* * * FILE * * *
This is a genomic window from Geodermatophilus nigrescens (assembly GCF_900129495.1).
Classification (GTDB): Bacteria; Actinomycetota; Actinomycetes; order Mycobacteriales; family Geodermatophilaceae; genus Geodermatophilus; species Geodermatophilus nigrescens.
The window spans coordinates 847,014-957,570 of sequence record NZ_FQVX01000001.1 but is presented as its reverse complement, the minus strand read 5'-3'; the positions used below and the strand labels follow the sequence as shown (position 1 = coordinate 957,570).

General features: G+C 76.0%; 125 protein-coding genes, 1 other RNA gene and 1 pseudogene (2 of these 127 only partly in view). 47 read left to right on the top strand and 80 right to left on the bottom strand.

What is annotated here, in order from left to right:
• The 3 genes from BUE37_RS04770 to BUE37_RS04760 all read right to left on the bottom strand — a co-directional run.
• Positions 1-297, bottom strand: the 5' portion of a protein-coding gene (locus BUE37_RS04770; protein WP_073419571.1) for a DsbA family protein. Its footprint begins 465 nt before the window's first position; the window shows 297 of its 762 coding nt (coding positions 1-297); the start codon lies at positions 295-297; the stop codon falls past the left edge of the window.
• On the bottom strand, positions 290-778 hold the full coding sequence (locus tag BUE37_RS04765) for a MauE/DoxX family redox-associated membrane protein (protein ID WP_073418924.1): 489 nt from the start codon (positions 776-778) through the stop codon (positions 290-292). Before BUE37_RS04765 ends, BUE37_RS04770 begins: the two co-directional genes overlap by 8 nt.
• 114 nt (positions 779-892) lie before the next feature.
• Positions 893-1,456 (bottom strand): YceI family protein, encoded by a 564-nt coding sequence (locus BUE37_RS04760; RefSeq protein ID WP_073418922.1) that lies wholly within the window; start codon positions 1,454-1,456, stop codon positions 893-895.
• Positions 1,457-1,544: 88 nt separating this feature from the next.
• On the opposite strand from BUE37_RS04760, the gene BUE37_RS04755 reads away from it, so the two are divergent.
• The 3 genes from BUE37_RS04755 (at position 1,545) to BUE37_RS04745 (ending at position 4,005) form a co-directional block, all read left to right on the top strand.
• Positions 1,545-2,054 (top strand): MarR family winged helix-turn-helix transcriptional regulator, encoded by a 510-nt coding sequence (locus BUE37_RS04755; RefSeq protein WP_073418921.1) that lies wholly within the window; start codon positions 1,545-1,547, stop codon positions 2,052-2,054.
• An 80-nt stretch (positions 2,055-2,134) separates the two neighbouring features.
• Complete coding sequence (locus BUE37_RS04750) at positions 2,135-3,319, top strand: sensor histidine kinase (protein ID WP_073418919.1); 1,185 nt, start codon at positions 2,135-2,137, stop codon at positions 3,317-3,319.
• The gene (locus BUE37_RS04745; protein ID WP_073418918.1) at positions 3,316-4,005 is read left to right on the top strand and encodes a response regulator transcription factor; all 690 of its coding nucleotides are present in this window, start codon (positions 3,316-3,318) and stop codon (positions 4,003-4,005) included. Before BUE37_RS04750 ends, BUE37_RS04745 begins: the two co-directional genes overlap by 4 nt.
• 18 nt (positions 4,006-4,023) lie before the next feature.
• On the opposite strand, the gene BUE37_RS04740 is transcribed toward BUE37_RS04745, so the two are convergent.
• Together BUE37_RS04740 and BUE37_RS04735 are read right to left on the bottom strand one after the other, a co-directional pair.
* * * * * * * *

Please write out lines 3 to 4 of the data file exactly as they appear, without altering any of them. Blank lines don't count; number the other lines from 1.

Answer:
The window spans coordinates 847,014-957,570 of sequence record NZ_FQVX01000001.1 but is presented as its reverse complement, the minus strand read 5'-3'; the positions used below and the strand labels follow the sequence as shown (position 1 = coordinate 957,570).

General features: G+C 76.0%; 125 protein-coding genes, 1 other RNA gene and 1 pseudogene (2 of these 127 only partly in view). 47 read left to right on the top strand and 80 right to left on the bottom strand.